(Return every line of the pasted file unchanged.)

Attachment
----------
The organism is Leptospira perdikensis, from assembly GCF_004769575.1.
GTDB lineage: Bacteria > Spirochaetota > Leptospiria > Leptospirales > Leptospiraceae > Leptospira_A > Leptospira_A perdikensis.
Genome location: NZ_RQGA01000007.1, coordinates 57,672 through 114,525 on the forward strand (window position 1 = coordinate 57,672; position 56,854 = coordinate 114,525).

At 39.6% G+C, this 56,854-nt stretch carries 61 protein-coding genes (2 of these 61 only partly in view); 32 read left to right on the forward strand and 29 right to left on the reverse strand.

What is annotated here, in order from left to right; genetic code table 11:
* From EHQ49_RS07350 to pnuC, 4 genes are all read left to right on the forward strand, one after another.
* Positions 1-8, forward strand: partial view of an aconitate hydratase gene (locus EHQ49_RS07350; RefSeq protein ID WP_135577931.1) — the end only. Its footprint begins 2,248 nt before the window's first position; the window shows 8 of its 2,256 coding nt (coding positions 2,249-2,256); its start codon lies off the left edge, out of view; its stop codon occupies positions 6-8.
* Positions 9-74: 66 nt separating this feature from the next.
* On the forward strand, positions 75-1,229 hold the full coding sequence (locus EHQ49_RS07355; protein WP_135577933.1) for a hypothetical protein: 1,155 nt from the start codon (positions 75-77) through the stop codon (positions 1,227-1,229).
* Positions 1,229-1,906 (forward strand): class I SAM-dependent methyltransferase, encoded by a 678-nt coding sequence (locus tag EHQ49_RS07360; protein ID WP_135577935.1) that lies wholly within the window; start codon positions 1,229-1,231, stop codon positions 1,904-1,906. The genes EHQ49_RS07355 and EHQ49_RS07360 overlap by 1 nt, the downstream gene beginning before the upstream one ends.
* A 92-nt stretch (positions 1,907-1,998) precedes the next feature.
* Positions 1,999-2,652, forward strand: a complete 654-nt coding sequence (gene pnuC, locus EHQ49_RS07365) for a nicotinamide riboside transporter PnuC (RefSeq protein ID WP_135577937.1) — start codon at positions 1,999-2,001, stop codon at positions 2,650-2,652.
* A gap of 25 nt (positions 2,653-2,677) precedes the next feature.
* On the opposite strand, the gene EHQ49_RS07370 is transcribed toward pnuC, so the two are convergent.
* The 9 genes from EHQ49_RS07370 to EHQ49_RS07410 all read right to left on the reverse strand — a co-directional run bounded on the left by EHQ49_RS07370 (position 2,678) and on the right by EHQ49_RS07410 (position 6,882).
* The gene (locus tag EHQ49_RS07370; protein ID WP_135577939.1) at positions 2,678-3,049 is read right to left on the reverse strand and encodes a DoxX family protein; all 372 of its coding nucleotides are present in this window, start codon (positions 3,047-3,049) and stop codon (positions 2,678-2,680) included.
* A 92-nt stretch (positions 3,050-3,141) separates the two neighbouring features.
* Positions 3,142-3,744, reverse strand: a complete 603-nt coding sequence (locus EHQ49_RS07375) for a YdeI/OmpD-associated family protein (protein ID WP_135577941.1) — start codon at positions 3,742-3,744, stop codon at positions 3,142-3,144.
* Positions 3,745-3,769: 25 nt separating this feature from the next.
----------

The organism is Leptospira perdikensis, from assembly GCF_004769575.1.
GTDB lineage: Bacteria > Spirochaetota > Leptospiria > Leptospirales > Leptospiraceae > Leptospira_A > Leptospira_A perdikensis.
Genome location: NZ_RQGA01000007.1, coordinates 57,672 through 114,525 on the forward strand (window position 1 = coordinate 57,672; position 56,854 = coordinate 114,525).

At 39.6% G+C, this 56,854-nt stretch carries 61 protein-coding genes (2 of these 61 only partly in view); 32 read left to right on the forward strand and 29 right to left on the reverse strand.

What is annotated here, in order from left to right; genetic code table 11:
* From EHQ49_RS07350 to pnuC, 4 genes are all read left to right on the forward strand, one after another.
* Positions 1-8, forward strand: partial view of an aconitate hydratase gene (locus EHQ49_RS07350; RefSeq protein ID WP_135577931.1) — the end only. Its footprint begins 2,248 nt before the window's first position; the window shows 8 of its 2,256 coding nt (coding positions 2,249-2,256); its start codon lies off the left edge, out of view; its stop codon occupies positions 6-8.
* Positions 9-74: 66 nt separating this feature from the next.
* On the forward strand, positions 75-1,229 hold the full coding sequence (locus EHQ49_RS07355; protein WP_135577933.1) for a hypothetical protein: 1,155 nt from the start codon (positions 75-77) through the stop codon (positions 1,227-1,229).
* Positions 1,229-1,906 (forward strand): class I SAM-dependent methyltransferase, encoded by a 678-nt coding sequence (locus tag EHQ49_RS07360; protein ID WP_135577935.1) that lies wholly within the window; start codon positions 1,229-1,231, stop codon positions 1,904-1,906. The genes EHQ49_RS07355 and EHQ49_RS07360 overlap by 1 nt, the downstream gene beginning before the upstream one ends.
* A 92-nt stretch (positions 1,907-1,998) precedes the next feature.
* Positions 1,999-2,652, forward strand: a complete 654-nt coding sequence (gene pnuC, locus EHQ49_RS07365) for a nicotinamide riboside transporter PnuC (RefSeq protein ID WP_135577937.1) — start codon at positions 1,999-2,001, stop codon at positions 2,650-2,652.
* A gap of 25 nt (positions 2,653-2,677) precedes the next feature.
* On the opposite strand, the gene EHQ49_RS07370 is transcribed toward pnuC, so the two are convergent.
* The 9 genes from EHQ49_RS07370 to EHQ49_RS07410 all read right to left on the reverse strand — a co-directional run bounded on the left by EHQ49_RS07370 (position 2,678) and on the right by EHQ49_RS07410 (position 6,882).
* The gene (locus tag EHQ49_RS07370; protein ID WP_135577939.1) at positions 2,678-3,049 is read right to left on the reverse strand and encodes a DoxX family protein; all 372 of its coding nucleotides are present in this window, start codon (positions 3,047-3,049) and stop codon (positions 2,678-2,680) included.
* A 92-nt stretch (positions 3,050-3,141) separates the two neighbouring features.
* Positions 3,142-3,744, reverse strand: a complete 603-nt coding sequence (locus EHQ49_RS07375) for a YdeI/OmpD-associated family protein (protein ID WP_135577941.1) — start codon at positions 3,742-3,744, stop codon at positions 3,142-3,144.
* Positions 3,745-3,769: 25 nt separating this feature from the next.